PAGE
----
So when you use a driver from a transform, there's two different ways to do it. One is to drive from a transform channel, which is what you're doing currently. The other way to do it is to drive directly from a single property (in this case, a rotation channel.)
The difference between these two things is that a single property is basically your fcurve value-- more or less, the raw number that's being animated-- while a transform channel has constraints run on it, and is "cleaned up". By cleaned up, one of the things that I mean is that any rotation is remapped to the -180, 180 range. So 380 degrees of rotation turns into 20 degrees of rotation, which is the same ransform, right? Well, it is, unless you're doing math on it, which you are.
In order to get what we want from gears, we can't use the transform channel. We have to use the raw, "single property" value. Unfortunately, that means that a few other things in your rig have to be changed. Yes, one of those things is the rotation mode of the bone that is ultimately driving this. (But you don't want a quaternion for this anyways-- Blender's quaternion implementation makes it impossible to get flat rotational velocity from quaternion rotation, and that's usually something people want out of the gears.)
Let's start by fixing up the bone. Clear rotation, delete all keyframes. Change rotation mode to ZYX Euler (because we're only ever going to rotate this in the Z axis, we want the Z rotation to come first.) Keyframe its rotation at 0 degrees on frame 1, then advance to some future frame, give it a Z rotation of 360 degrees, and keyframe that new rotation. Or, 720, or 1440, for good numbers to test the replacement driver.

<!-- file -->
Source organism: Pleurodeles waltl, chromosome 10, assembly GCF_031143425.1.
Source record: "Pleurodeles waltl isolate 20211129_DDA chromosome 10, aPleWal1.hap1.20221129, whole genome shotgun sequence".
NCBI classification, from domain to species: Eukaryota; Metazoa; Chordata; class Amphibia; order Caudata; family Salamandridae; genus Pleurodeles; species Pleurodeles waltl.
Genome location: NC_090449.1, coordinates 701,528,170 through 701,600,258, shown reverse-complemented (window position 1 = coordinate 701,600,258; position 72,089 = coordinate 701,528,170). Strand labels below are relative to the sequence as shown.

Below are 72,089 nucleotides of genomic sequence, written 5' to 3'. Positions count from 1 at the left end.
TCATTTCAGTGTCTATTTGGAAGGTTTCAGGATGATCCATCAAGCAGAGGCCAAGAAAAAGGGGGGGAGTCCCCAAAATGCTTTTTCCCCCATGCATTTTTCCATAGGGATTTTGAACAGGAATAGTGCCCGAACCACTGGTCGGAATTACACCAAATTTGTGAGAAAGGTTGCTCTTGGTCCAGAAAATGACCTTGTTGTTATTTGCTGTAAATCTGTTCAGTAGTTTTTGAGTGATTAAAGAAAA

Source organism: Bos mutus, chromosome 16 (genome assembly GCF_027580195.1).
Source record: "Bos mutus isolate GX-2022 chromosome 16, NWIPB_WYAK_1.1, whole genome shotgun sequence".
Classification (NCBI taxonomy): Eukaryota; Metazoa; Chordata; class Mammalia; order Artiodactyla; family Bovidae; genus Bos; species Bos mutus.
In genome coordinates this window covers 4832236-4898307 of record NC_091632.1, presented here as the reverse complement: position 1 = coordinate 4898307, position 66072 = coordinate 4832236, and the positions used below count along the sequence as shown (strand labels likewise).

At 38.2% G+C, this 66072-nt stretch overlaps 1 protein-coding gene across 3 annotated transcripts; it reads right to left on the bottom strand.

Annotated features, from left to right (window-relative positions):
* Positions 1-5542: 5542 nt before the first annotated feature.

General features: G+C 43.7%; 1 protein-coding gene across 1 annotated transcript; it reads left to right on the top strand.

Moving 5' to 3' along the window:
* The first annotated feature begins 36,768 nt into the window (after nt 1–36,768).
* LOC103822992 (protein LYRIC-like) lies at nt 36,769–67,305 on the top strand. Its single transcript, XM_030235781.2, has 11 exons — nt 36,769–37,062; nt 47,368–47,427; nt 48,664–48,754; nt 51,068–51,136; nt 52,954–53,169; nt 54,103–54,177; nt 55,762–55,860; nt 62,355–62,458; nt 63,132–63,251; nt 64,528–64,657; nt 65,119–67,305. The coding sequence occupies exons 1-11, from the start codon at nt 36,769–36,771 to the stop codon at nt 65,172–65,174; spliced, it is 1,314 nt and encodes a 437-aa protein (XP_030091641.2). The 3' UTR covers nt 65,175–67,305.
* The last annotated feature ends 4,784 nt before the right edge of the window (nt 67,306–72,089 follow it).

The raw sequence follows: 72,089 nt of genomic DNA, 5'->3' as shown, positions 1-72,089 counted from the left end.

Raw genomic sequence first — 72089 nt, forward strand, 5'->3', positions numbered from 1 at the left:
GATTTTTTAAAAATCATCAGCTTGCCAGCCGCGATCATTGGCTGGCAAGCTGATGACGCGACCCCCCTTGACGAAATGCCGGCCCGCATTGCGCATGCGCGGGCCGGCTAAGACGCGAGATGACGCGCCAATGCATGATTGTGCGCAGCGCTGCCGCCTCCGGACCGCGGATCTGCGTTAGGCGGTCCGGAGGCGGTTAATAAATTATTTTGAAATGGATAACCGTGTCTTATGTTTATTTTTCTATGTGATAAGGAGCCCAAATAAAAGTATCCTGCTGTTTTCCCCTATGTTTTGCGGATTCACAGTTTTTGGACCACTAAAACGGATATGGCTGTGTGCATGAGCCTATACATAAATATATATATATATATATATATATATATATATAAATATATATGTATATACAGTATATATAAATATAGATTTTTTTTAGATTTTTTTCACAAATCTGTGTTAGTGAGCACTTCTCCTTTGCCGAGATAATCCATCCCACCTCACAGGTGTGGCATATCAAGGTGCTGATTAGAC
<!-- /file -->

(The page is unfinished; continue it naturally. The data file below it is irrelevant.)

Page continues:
Now let's fix up that driver. Because we're going to be using raw values rather than world space transforms, we can't drive from a child of the bone. That child never has any raw numbers other than zero for its rotation. We need to drive from the bone directly. So delete your driver on gear_ring. Then select your bone in pose mode and right click in its Z rotation field (in properties, or in the sidebar) and select "Copy as new driver." Then select your gear_ring object and right click in its Y rotation field and "Paste as new driver."
Test it out real quick. Not quite right. Select the driver ("Y Euler Rotation") on the left margin of the driver editor. Then open a driver editor sidebar and switch to its "Drivers" tab. Change the type of driver to a Scripted Expression, then change the expression to rotation_euler/2 . Now, instead of being equal to your keyframed rotation, it's only half of your keyframed rotation.
Repeat with the inner gears. They get the same kinds of drivers, but their expression should be rotation_euler * 2 instead.